Homeownership is one of the cornerstones of building wealth in America. MAPC’s 2011 report found that people of color—even those who earn a substantial income—face continued discrimination in choosing where to live. In particular, high-income applicants (those earning more than $118,000 per year) who are Black are more than twice as likely to be denied a mortgage as high-income borrowers who are White. For Black applicants, the denial rate dropped 4.7 percentage points, and for high-income Latino applicants the denial rate dropped 3.3 percentage points. The chart below shows home purchase loan denial rates for Metro Boston applicants with incomes of $118,000 or more by race and ethnicity.
While homeownership rates overall have dropped slightly in the last ten years, the declines have been most substantial for Black and Latino householders, whose homeownership rates (32% and 25%, respectively) are less than half of homeownership rates for White householders (68%).
Metro Boston’s economy has been growing robustly since the Great Recession, and by the end of 2016 Metro Boston’s official unemployment rate was 2.5%, according to the Bureau of Labor Statistics (BLS). However, not everyone is benefiting equally from this growth. The labor force participation rate (the share of the working-age population working or looking for a job) for people with only a high school degree is 12 percentage points lower than the rate for those with a bachelor’s degree, and trending downward. The unemployment rate for Black workers is nearly 7 percentage points higher than the rate for White workers, and for Latino workers it is nearly 5 points higher. The unemployment rate for people with a disability is more than ten percentage points higher than for people without a disability. The map below shows the unemployment rate at the census tract level.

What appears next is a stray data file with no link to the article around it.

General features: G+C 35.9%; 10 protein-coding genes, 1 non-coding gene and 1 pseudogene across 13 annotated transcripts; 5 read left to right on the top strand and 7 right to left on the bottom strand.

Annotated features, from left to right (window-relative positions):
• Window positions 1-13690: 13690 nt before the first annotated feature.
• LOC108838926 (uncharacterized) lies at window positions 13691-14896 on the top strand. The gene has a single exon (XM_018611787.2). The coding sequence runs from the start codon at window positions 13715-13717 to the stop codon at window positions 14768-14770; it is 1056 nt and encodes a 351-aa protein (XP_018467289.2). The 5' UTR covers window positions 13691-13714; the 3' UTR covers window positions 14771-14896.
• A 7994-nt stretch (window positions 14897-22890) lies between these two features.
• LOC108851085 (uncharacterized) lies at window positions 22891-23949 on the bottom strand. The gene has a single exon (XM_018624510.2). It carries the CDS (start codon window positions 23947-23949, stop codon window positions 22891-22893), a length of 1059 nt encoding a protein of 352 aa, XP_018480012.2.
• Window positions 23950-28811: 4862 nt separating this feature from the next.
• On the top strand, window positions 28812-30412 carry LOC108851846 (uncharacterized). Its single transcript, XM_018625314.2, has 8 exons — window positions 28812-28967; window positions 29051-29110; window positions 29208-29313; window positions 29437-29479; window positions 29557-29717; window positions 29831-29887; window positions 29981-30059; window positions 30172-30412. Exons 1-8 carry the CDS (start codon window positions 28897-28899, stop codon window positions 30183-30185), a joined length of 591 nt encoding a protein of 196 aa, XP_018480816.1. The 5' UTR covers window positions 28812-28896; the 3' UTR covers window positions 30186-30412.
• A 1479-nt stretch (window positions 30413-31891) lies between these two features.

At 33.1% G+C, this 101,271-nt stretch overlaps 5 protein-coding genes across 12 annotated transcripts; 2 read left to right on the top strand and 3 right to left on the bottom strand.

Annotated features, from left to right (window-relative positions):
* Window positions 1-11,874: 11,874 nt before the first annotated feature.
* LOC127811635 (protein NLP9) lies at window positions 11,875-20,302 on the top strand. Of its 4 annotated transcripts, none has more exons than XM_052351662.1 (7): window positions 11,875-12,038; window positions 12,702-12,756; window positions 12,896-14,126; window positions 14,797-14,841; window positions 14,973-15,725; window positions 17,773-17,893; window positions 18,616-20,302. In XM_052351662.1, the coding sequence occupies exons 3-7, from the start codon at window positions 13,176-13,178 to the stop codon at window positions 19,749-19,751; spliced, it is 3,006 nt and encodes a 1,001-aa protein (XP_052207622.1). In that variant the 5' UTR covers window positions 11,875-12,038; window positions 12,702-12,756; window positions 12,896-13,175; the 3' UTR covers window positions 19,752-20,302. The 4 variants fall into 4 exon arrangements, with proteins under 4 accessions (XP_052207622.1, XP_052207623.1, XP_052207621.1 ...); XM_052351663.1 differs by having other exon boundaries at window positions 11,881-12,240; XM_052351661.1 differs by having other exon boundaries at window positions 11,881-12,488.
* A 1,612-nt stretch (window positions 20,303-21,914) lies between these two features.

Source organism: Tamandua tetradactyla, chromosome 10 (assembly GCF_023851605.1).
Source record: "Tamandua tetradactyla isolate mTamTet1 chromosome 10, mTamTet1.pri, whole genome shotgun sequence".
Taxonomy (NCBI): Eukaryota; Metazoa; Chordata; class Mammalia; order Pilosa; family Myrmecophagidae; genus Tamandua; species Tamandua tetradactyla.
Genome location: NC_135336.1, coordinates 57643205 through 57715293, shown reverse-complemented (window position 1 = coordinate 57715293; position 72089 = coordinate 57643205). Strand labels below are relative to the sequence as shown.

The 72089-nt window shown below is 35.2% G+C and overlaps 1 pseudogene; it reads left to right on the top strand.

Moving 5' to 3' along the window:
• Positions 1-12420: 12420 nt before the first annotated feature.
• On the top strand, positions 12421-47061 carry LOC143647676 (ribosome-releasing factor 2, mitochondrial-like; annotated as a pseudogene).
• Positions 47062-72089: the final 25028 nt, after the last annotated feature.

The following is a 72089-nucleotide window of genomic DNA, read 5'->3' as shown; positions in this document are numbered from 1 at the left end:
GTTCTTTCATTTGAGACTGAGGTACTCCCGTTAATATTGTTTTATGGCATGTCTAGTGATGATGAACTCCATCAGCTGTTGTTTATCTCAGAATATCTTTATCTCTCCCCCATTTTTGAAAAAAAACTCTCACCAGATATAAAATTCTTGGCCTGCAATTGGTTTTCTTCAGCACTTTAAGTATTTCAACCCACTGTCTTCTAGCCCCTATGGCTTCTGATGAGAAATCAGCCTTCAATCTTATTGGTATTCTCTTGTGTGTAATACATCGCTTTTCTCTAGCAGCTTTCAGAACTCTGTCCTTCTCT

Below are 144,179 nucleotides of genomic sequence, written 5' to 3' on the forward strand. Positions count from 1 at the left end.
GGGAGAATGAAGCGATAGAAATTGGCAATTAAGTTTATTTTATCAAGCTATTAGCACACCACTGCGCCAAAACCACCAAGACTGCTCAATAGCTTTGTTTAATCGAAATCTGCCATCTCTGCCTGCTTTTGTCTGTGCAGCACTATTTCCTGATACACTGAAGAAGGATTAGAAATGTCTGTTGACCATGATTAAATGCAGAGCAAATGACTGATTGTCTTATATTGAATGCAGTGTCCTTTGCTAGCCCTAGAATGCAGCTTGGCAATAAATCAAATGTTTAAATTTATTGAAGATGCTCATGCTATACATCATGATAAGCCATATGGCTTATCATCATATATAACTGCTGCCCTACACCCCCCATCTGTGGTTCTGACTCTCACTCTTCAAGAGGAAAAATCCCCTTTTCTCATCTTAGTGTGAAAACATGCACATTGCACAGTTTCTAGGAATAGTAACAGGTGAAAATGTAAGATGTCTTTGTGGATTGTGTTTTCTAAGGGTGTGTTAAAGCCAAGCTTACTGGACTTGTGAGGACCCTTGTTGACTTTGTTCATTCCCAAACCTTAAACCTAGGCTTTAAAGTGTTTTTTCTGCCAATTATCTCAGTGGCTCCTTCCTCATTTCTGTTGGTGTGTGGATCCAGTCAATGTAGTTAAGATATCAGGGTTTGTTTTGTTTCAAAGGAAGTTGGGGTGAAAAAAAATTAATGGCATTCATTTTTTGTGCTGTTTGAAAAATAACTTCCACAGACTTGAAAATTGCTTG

Inequities in incarceration follow clear socioeconomic and geographic trends that carry significant implications for individuals, families, communities, and the region. For individuals, encounters with the criminal justice system can have long-term impacts on earning power and employability, as well as mental and physical health. The number of inmates in Massachusetts Department of Corrections DOC facilities statewide dropped by 12% from 2010 to 2016, and the disparities in incarceration rate for Black and Latino residents also declined, albeit slowly. Black and Latino inmates are severely over-represented in (DOC) facilities. Although the state population is 7% Black and 11% Latino, the state’s DOC inmates are 27% Black and 25% Latino. Native Americans residents, as of 2016, have the highest rate of incarceration in the state’s prison system, as shown in the chart below.
As the Baby Boomer generation ages, the region will experience substantial growth in the senior population, which may grow by 75% between 2010 and 2030. Above-average premature mortality rates for White and Black residents declined between 2003-2007 and 2008-2012, while rates for Asian, Latino, and Native American residents remained statistically unchanged. Black residents continue to have the highest premature mortality rate (348 per 100,000.) Grandparents responsible for their grandchildren have a poverty rate of more than 15%, double that of grandparents not responsible for their grandchildren. Older adults are more housing cost burdened (meaning that they pay more than 30% of their income on housing) than younger adults. Nearly 60% of renter households headed by an older adult are cost burdened, and more than a third of households where the homeowner is an older adult are cost burdened. Despite a 5% drop in the total number of housing cost burdened young home owners, the renter and owner housing cost burden rates for the elderly remained unchanged between 2005-2009 and 2011-2015.
The map below shows the rate of poverty for the population 65 and older at the census tract level.